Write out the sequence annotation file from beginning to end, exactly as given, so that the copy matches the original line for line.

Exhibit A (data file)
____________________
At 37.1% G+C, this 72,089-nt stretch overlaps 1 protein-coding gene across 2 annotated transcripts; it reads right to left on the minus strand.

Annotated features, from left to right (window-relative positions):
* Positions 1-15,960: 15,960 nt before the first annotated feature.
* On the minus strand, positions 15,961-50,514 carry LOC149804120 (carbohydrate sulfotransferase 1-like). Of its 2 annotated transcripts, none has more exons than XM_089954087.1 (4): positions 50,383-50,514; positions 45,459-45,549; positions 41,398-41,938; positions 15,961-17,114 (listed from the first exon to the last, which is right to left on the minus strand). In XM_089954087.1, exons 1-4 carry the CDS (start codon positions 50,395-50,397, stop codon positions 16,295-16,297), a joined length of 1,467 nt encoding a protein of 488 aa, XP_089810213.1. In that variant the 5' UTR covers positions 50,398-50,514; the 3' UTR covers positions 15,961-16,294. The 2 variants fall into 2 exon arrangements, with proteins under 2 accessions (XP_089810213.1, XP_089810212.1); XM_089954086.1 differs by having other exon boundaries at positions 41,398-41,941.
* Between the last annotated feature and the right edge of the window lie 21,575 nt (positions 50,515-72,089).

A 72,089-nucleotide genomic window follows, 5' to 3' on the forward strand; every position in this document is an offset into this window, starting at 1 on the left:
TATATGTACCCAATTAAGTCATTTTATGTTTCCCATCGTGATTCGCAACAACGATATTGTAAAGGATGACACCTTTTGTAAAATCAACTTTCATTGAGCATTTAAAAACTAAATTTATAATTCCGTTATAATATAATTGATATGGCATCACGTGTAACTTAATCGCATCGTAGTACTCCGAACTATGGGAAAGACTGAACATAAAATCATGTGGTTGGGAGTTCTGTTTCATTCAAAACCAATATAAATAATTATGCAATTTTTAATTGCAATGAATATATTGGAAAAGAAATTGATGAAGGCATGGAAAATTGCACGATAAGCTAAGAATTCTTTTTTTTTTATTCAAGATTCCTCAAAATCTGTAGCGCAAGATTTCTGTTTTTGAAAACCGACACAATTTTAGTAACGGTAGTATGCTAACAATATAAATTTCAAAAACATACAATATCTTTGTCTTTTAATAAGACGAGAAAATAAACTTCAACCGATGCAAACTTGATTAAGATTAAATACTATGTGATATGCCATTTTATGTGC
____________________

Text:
At 37.1% G+C, this 72,089-nt stretch overlaps 1 protein-coding gene across 2 annotated transcripts; it reads right to left on the minus strand.

Annotated features, from left to right (window-relative positions):
* Positions 1-15,960: 15,960 nt before the first annotated feature.
* On the minus strand, positions 15,961-50,514 carry LOC149804120 (carbohydrate sulfotransferase 1-like). Of its 2 annotated transcripts, none has more exons than XM_089954087.1 (4): positions 50,383-50,514; positions 45,459-45,549; positions 41,398-41,938; positions 15,961-17,114 (listed from the first exon to the last, which is right to left on the minus strand). In XM_089954087.1, exons 1-4 carry the CDS (start codon positions 50,395-50,397, stop codon positions 16,295-16,297), a joined length of 1,467 nt encoding a protein of 488 aa, XP_089810213.1. In that variant the 5' UTR covers positions 50,398-50,514; the 3' UTR covers positions 15,961-16,294. The 2 variants fall into 2 exon arrangements, with proteins under 2 accessions (XP_089810213.1, XP_089810212.1); XM_089954086.1 differs by having other exon boundaries at positions 41,398-41,941.
* Between the last annotated feature and the right edge of the window lie 21,575 nt (positions 50,515-72,089).

A 72,089-nucleotide genomic window follows, 5' to 3' on the forward strand; every position in this document is an offset into this window, starting at 1 on the left:
TATATGTACCCAATTAAGTCATTTTATGTTTCCCATCGTGATTCGCAACAACGATATTGTAAAGGATGACACCTTTTGTAAAATCAACTTTCATTGAGCATTTAAAAACTAAATTTATAATTCCGTTATAATATAATTGATATGGCATCACGTGTAACTTAATCGCATCGTAGTACTCCGAACTATGGGAAAGACTGAACATAAAATCATGTGGTTGGGAGTTCTGTTTCATTCAAAACCAATATAAATAATTATGCAATTTTTAATTGCAATGAATATATTGGAAAAGAAATTGATGAAGGCATGGAAAATTGCACGATAAGCTAAGAATTCTTTTTTTTTTATTCAAGATTCCTCAAAATCTGTAGCGCAAGATTTCTGTTTTTGAAAACCGACACAATTTTAGTAACGGTAGTATGCTAACAATATAAATTTCAAAAACATACAATATCTTTGTCTTTTAATAAGACGAGAAAATAAACTTCAACCGATGCAAACTTGATTAAGATTAAATACTATGTGATATGCCATTTTATGTGC